The demand for public housing is a never-ending problem as the population keeps increasing but the high cost and scarcity of land, especially in the urban areas, are a big constraint on the authorities in their bid to build affordable houses for the people.
So, it is ironic that five blocks of 13-storey flats built under the Public Housing Projects (PPR) programme in Kelana Jaya, with 1,580 fully completed units, are left to rot for several years.
No notice board has been put up at the PPR project site to explain what the problem is, but word is going around that the buildings built on a former landfill are not fit for occupation.
Maintenance workers at the site said they had heard claims that the soil emitted contaminated gas which could cause health problems.
According to the workers, the buildings had actually been left empty for nearly five years.
A clue to this heavily cloaked mystery was literally “unearthed” when a family of a nearby terrace house renovated their house in May last year.
The family was shocked to discover that their house was standing precariously on just a thin layer of soil measuring only 15cm in depth and there was nothing but compressed garbage underneath.
“Plastic bags, tyres, styrofoams — these were what we found. That is the foundation of our house,” Nana Tan said.
“We bought the house with our life savings. This is our only house and we are still paying for it with our hard-earned money. Imagine the big blow when we found out what lay underneath our home,” she said.
Tan said she had no choice but to spend a big sum of money to excavate the garbage and fill up the hollow with soil.
“The workers dug out tonnes of rubbish. The lorries had to make almost 20 trips just to dispose of the mess,” she said.
The complaint was brought to the attention of Kelana Jaya MP Loh Gwo Burne and Subang MP R. Sivarasa,
Loh and Sivarasa’s aide Aloysius Francis Pinto visited the site last year and filed a report with the Petaling Jaya City Council (MBPJ) and the Selangor state government.
Loh told StarMetro yesterday that they had checked through many channels and had pressed for a solution, but their efforts came to a dead end when they found out that the housing estate was developed by a subsidiary of the Selangor State Development Corporation (PKNS).
“The state is in need of more PPR housing units for the people and the five blocks are as good as abandoned. This is a waste of ratepayers’ money and the people must be told what is happening,” Pinto said, when contacted.
“Termite infestation, foul smell, mosquitoes, all these are there but why isn’t any action taken?” he asked.
Today, six months after their site visit, they are still unable to get an answer from the authorities.
Meanwhile, a study conducted by the solid waste laboratory of Universiti Malaya confirmed the area’s surface soil contamination and residents are advised to refrain from agricultural activities.
The study revealed that the landfill closed in 2000 was formerly a mining area.
During its operational period, it received a total volume of 1.57 million cubic metres of solid waste.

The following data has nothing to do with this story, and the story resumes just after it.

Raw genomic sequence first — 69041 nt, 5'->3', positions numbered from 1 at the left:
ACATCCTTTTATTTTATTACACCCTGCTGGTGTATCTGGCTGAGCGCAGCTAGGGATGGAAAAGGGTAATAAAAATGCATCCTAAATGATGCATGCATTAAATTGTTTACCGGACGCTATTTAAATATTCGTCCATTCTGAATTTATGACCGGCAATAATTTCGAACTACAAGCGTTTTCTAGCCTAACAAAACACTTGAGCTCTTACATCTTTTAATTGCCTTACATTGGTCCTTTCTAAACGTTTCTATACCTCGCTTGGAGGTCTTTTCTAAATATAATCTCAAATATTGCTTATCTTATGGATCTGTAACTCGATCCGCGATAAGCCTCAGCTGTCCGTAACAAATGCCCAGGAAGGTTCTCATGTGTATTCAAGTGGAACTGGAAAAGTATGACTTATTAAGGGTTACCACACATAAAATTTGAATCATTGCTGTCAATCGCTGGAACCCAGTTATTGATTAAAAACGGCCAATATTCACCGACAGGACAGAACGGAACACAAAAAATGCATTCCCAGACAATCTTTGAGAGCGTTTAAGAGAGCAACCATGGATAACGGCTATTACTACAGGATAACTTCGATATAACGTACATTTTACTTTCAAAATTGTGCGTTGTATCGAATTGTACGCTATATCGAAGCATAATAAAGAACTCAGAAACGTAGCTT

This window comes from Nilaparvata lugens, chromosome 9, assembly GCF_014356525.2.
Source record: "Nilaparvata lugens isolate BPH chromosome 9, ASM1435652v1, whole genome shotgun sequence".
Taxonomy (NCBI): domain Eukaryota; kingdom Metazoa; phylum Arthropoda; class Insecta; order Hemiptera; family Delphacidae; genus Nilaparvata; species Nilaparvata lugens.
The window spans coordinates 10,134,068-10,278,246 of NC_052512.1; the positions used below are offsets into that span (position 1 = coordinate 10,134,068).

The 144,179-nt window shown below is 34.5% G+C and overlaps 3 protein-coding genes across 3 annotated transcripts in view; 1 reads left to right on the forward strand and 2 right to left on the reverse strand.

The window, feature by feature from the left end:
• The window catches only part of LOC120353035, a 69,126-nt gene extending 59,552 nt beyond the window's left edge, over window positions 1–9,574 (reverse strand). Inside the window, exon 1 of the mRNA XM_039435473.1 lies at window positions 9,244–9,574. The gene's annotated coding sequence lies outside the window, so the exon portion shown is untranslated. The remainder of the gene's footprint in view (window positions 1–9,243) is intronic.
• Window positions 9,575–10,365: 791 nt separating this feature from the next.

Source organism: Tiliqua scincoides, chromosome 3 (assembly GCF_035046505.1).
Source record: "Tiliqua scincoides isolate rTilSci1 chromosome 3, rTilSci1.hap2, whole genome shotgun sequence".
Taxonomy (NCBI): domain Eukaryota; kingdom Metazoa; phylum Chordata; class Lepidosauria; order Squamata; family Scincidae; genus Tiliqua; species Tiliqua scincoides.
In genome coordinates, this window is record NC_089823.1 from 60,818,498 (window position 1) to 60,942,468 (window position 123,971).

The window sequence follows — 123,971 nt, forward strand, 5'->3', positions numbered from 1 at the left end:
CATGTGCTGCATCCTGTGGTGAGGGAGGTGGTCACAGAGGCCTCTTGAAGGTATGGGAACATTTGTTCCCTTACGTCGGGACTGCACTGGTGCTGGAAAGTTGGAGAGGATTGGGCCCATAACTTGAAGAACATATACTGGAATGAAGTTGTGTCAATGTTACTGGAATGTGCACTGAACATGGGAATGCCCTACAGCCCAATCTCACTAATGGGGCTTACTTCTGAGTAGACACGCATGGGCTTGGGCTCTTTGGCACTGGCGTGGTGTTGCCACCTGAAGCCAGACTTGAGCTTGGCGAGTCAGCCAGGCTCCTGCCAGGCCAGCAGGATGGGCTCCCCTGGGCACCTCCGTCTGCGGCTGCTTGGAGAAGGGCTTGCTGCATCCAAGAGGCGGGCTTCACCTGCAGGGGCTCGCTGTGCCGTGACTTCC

The lack of a liner system caused the land to be contaminated by waste residue, leachate and landfill gases.
About half of the houses are unoccupied. A check with the current occupants, who are mostly tenants, revealed that they knew little about soil contamination, let alone the questionable stability of the buildings’ foundation.
A house owner, who had just bought the property, said he did not know about the area’s landfill problem but heard that he was not supposed to plant fruit trees there.
“I like this place. It is peaceful and strategically located,” he said.
It is apparent that cracks are appearing in many of the houses, while the grounds have shown some signs of cave-in.
The fact that a condominium is standing right next to these terrace houses is also worrying.
But developer Selaman Sdn Bhd chief executive officer Yaacob Jailani insisted that the company’s houses built near the PPR site had a strong foundation and there was no risk to the residents.
“It is safe to stay there because the houses are on piles, and had been further reinforced with suspended slabs. There is no reason for worry,” he said when contacted.
Yaacob said the landfill had been closed for quite some time and the company’s consultant engineers had confirmed that the area was fit for development, adding that the MBPJ had granted them approval.
He said the 120 terrace houses in the area and two blocks of low-cost five-storey apartments further away, had received the certificate of fitness for occupation three years ago.
Yaacob said he did not know what was wrong with the PPR flats because they were under another developer.
Efforts to contact the MBPJ on the matter were futile.
MAYBE…..after I do some homework…but it will come!
On an adjacent landfill next to these 5 blocks of PPR abandoned flats
will rise a 5 blocks 15 storey commercial complex. I pass this everyday.
The developer is now excavating the remains of the landfill and trucks after trucks line two exits.